• HB 1661, which requires career and technical education (CTE) centers and sending school districts to enter into agreements that align their schedules, access, transportation, and credits. Read more here
  • HB 1671, which adds personal finance literacy to the core requirements for an adequate education and expands on some existing requirements. The original bill stripped world languages and arts education from the core requirements and suggested these domains be rolled into the remaining requirements, but sponsors amended the bill following an outpouring of public opposition. Read more here
  • SB 381, a bipartisan bill that creates an independent office of the advocate for special education to ensure schools comply with disabilities laws and serve as a point of contact for students with disabilities and their families. Read more here. 
  • HB 1132, which removes school staff approval as a requirement for converting an existing public school to a charter school.
  • SB 420, which establishes an extraordinary need grant for schools based on student eligibility for free or reduced-price lunch. 
  • SB 236, which establishes a committee to study teacher shortages and recruitment incentives. 

Key education bills that were defeated during the 2022 session include: 

  • HB 1431, which would have created a “parental bill of rights,” requiring schools to inform parents about conversations with their children on a number of topics, including gender expression or identity. The bill was narrowly defeated in the House after being passed by a Committee of Conference. Gov. Sununu had vowed to veto it. Read more here
  • HB 1393, which included a provision allowing school district voters to adopt a district budget cap. Read more here
  • HB 607, which would have created a localled funded school voucher program. Read more here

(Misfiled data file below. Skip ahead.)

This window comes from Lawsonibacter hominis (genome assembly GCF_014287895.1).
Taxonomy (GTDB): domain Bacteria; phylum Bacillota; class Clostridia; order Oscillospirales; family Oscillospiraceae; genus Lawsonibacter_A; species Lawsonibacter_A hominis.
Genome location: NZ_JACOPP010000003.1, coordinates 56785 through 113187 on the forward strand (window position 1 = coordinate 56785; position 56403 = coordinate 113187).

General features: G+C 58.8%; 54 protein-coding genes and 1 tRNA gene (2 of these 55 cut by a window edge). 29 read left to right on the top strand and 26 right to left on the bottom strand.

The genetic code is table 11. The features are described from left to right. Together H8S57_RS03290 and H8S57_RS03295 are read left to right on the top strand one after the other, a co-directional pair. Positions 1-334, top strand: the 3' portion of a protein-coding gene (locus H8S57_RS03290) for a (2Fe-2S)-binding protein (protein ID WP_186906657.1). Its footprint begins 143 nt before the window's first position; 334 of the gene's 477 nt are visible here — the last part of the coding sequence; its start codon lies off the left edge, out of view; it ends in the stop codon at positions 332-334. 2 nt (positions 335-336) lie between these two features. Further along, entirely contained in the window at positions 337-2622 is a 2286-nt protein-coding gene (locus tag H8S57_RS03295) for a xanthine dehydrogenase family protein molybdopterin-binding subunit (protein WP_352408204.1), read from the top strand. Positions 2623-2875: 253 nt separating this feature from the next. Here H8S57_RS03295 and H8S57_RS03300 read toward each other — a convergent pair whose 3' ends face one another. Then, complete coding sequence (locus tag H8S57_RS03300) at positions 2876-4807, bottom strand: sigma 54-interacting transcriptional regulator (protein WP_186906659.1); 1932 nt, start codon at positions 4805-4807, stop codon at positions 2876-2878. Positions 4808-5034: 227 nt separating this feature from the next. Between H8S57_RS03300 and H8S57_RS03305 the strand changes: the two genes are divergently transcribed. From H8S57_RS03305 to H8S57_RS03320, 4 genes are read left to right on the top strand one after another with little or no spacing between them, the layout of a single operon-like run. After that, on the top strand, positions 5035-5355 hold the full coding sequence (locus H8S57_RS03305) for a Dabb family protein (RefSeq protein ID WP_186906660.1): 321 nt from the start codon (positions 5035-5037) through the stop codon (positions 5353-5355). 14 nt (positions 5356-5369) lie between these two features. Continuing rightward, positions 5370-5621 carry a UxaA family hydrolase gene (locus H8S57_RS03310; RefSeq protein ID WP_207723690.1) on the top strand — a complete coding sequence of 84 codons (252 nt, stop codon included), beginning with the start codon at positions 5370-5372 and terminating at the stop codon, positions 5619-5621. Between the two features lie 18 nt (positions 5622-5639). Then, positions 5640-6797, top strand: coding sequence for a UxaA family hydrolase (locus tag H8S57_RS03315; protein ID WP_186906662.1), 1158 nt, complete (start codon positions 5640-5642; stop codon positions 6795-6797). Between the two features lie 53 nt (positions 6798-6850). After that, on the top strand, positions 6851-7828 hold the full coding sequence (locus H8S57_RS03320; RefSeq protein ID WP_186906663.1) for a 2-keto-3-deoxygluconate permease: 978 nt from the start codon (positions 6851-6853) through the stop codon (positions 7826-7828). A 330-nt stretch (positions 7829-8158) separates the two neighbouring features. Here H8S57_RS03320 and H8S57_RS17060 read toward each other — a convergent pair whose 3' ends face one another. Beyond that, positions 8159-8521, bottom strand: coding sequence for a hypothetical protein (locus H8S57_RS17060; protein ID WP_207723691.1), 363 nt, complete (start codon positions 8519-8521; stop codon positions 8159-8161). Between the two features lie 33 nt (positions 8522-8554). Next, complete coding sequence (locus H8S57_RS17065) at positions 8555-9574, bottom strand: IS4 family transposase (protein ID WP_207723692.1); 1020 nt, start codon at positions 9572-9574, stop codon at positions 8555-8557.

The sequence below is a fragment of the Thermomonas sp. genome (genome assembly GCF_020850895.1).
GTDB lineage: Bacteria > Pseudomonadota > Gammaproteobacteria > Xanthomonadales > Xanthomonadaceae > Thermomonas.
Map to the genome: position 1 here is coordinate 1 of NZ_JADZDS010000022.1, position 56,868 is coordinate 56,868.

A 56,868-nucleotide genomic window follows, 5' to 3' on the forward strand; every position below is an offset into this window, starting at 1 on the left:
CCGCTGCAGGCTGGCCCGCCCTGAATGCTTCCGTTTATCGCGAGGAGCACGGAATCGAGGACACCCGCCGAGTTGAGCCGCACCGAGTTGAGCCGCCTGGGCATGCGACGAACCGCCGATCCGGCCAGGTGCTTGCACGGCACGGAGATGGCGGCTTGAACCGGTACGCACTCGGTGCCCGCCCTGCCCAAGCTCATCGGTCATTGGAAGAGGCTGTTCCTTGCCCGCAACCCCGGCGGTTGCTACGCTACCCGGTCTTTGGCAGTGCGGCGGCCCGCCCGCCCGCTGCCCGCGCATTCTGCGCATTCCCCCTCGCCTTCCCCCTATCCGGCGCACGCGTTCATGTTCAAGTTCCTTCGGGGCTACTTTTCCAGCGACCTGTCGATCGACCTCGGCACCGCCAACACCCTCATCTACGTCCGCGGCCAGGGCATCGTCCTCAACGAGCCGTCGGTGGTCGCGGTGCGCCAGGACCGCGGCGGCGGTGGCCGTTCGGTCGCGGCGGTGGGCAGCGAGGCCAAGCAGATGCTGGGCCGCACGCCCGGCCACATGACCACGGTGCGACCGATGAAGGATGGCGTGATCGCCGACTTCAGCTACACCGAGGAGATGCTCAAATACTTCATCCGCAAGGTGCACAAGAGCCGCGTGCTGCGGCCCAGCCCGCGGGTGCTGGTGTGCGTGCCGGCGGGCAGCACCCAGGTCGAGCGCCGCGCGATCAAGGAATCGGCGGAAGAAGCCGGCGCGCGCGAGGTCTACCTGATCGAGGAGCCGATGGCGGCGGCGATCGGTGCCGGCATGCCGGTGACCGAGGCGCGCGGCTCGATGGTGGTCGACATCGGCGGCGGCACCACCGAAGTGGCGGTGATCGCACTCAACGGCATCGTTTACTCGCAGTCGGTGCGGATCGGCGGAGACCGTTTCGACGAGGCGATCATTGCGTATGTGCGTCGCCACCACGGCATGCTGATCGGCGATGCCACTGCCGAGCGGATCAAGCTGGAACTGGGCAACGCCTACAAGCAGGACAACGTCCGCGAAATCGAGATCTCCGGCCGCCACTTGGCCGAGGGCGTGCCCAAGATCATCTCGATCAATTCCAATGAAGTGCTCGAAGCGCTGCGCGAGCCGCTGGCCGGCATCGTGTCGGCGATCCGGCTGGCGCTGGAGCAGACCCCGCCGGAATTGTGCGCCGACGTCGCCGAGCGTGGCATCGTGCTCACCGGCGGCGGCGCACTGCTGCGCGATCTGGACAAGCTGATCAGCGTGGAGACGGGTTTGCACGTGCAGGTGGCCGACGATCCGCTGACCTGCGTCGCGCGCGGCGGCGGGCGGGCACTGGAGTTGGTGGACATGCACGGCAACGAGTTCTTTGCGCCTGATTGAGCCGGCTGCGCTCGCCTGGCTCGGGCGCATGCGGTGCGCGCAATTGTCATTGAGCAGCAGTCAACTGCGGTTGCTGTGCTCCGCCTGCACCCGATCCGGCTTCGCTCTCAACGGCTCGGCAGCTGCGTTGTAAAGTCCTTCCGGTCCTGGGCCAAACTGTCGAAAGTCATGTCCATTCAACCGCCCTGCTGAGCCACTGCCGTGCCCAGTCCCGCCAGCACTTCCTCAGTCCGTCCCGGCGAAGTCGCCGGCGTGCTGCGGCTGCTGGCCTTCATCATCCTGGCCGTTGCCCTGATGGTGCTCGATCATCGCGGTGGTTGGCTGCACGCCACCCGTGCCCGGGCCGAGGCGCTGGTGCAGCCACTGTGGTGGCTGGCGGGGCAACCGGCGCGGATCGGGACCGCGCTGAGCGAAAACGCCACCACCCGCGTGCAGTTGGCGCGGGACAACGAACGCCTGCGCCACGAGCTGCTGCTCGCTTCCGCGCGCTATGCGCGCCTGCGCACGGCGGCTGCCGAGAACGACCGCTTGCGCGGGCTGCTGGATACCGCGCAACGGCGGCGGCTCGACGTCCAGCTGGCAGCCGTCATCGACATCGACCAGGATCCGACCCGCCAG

• Several bills attempting to rein in the state school voucher program that was passed in 2021. 

Staff from Reaching Higher NH and the NH School Funding Fairness Project. Photo by Cheryl Senter.

Reaching Higher NH featured in NH Charitable Foundation’s Annual Report

The New Hampshire Charitable Foundation’s 2021 Annual Report highlights Reaching Higher NH and the NH School Funding Fairness Project for the work we’re doing to ensure equitable access to opportunity for all young people in the state. “All children in New Hampshire deserve a high-quality public education that will set them on the road to success in life,” the report reads. “But only some children are lucky enough to get that.” Reaching Higher is one of more than 2,000 nonprofit organizations that received support last year from the New Hampshire Charitable Foundation, which awards more than $60 million in grants and scholarships each year.

How Can Parents Best Support Teachers? We Asked
Education Week, Hayley Hardison, June 28, 2022

‘I’m terrified’: As new laws take effect, LGBTQ students and allies fear the consequences
Chalkbeat, Patrick Wall, July 8, 2022

Mental health: Is that a job for schools? 
The Hechinger Report, Chelsea Sheasley, June 29, 2022